• Nine out of ten respondents were in full-time work
  • 84% of the respondents were male
  • The top three countries as per where the respondents lived and worked were Saudi Arabia (30%), Egypt (26%) and UAE (13%)
  • 72% considered themselves their family’s ‘main earner’
  • 81% fell between the ages of 25 and 44 years old
  • More than half had university degrees; 99% had secondary school learning or above
  • 81% of respondents were MENA citizens – North African (51%), Levant (Lebanon and Jordan – 15%), and GCC (15%). While North Africans and Levant workers could well be a combination of those living and working in their home countries as well as expatriates in countries in the GCC, it’s important to note that only 14% of respondents were Asian and just 1% were from a ‘western’ country (4% were ‘other’). This may present statistical issues for countries with an expatriate-dominant labour force, such as UAE, who likely have the highest proportion of Asian and western workers.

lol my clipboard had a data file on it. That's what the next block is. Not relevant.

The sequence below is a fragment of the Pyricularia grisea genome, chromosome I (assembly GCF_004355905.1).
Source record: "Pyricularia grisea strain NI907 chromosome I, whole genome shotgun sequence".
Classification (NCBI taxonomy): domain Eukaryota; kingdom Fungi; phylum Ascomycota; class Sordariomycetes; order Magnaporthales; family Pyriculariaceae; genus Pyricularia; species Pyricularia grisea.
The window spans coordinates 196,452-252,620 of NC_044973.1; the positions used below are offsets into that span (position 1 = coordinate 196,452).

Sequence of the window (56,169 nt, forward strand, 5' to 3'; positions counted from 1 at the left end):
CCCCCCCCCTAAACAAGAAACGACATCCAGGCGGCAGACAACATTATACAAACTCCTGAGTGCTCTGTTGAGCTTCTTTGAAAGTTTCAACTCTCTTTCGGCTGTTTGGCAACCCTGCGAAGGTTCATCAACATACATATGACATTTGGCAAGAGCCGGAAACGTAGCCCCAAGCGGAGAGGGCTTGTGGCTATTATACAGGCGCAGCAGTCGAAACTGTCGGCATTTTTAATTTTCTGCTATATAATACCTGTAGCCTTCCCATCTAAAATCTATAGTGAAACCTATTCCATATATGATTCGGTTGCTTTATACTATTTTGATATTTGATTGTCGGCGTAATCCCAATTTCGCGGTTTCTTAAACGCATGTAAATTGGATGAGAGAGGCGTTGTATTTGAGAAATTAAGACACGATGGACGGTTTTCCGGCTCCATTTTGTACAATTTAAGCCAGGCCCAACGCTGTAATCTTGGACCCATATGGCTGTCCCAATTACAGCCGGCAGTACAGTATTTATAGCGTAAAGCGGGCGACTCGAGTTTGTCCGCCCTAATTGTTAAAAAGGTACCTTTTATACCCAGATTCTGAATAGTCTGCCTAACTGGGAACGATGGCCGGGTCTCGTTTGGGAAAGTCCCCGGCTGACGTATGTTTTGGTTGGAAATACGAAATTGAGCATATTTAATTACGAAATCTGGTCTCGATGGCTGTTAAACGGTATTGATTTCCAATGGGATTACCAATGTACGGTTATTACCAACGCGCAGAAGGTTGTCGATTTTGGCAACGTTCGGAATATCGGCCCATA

• While elements of the survey allowed a simple, factual response (e.g., did you get a raise last year?), other areas required estimates by the respondents (e.g., the price change in day-to-day living), while the rest relied on how the job market and its components were ‘perceived’. It’s important not to take perception as factual, particularly where participants are unlikely to know for sure (such as the perceived gender pay gap).